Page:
What Is an Annulment?
If you and your spouse no longer wish to remain united in marriage, you may have the option to seek an annulment rather than a divorce. Whereas a divorce is the termination of a marriage, the annulment acts to eliminate the marriage, making it as if it never existed from a legal standpoint. However, not everyone qualifies for an annulment in the state of California.
How Annulments Work
Annulments are referred to as voidable marriages. In order to obtain an annulment, you must first establish that you have grounds for an annulment. Once you determine your eligibility, you must file a court action to obtain a decree of nullity. Working with an annulment attorney can help speed this process along and simplify the annulment process. When the decree of nullity has been granted, the marriage will be considered nonexistent. Legally, it will be as if the marriage never existed.
Typically, the court grants annulments to short-term marriages, though it is possible to obtain an annulment for long-term marriages so long as the eligibility requirements are met.
Who Qualifies for an Annulment?
Only certain marriages are deemed eligible for an annulment. In the state of California, at least one of the following criteria must be met:
- Bigamy: One spouse was already married at the time the second marriage took place.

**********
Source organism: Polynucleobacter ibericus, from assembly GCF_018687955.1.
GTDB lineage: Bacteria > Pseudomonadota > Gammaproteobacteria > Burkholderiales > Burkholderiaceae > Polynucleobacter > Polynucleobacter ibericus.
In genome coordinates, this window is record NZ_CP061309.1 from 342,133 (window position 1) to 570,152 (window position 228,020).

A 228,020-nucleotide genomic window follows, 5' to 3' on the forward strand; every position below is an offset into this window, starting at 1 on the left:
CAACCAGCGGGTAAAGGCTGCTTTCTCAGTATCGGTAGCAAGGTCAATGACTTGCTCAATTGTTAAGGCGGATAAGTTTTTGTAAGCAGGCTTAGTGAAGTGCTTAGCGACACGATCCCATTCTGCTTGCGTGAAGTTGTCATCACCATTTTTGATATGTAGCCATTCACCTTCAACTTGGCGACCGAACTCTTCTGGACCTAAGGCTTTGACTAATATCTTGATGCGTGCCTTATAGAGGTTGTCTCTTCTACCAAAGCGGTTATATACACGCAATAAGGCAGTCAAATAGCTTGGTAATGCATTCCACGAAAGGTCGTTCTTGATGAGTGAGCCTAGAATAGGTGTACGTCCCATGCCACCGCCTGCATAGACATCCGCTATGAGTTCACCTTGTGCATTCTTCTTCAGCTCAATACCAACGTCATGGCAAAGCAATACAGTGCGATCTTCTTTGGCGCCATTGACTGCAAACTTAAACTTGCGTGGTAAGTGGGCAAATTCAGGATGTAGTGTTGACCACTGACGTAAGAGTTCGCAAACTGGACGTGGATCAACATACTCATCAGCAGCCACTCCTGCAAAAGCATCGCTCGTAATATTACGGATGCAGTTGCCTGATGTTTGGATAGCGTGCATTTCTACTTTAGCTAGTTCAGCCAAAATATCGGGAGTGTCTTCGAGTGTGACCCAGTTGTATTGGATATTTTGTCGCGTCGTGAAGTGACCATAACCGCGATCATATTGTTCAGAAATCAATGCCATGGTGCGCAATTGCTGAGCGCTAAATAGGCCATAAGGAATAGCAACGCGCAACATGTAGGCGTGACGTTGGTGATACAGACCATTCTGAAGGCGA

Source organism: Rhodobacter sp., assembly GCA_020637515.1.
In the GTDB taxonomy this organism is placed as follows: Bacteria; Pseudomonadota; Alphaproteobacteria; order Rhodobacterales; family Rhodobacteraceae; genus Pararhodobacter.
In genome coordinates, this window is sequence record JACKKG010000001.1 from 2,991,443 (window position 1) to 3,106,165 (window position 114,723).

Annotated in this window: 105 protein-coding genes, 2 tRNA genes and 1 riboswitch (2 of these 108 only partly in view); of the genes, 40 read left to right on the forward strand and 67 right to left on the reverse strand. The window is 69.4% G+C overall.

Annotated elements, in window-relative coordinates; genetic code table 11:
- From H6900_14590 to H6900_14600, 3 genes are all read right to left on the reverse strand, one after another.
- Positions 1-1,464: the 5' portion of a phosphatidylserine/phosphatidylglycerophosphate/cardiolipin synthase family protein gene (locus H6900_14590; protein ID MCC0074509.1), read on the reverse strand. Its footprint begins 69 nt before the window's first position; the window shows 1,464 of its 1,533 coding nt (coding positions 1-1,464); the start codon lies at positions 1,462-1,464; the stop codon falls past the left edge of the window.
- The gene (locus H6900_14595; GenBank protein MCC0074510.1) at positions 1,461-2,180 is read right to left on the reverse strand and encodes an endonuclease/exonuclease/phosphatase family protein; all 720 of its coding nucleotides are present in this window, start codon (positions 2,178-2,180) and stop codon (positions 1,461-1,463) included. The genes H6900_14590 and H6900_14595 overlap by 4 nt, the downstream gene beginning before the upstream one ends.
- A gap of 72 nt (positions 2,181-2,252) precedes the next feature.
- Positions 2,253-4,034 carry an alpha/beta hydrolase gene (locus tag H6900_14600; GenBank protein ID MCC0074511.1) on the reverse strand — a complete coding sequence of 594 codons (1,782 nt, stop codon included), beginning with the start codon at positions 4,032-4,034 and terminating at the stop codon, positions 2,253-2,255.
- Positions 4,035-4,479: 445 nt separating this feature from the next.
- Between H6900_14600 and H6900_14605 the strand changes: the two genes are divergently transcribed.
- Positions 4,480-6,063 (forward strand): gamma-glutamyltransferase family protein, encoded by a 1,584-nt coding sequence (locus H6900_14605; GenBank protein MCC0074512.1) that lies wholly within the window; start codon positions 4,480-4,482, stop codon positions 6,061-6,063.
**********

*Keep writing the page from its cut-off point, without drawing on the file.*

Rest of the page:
- Force: The union only took place because one party was forced into the marriage against his or her will.
- Fraud: One of the spouses agreed to the marriage because of the lies or misrepresentation of the other spouse.
- Incest: In cases of incest, the marriage is considered prohibited by law.
- Physical Incapability: One spouse is incapable of consummating the marriage.
- Underage: Either spouse was under the age of 18 when the marriage took place and did not have parental consent or court approval.
- Unsound Mind: Either spouse was incapable of understanding the responsibilities of marriage at the time the union took place.
Each of these criteria can be met through a variety of ways to allow for a number of unique situations. For example, if a spouse misrepresented his or her desire for marriage by feigning a true attachment in order to gain U.S. citizenship, such a situation could qualify as grounds for an annulment. Likewise, if a spouse hid a substance abuse problem, a felony conviction, sexually transmitted disease, or other serious facts, those cases would also be considered eligible for an annulment.
If you think you may qualify for an annulment, our family law attorneys can work with you to determine the best course of action for your case. We can evaluate the circumstances of your marriage and assess whether or not, by law, your situation qualifies for an annulment.
To get started, contact Singleton Smith Law Offices, Inc. to discuss your case with our Murrieta family law attorneys.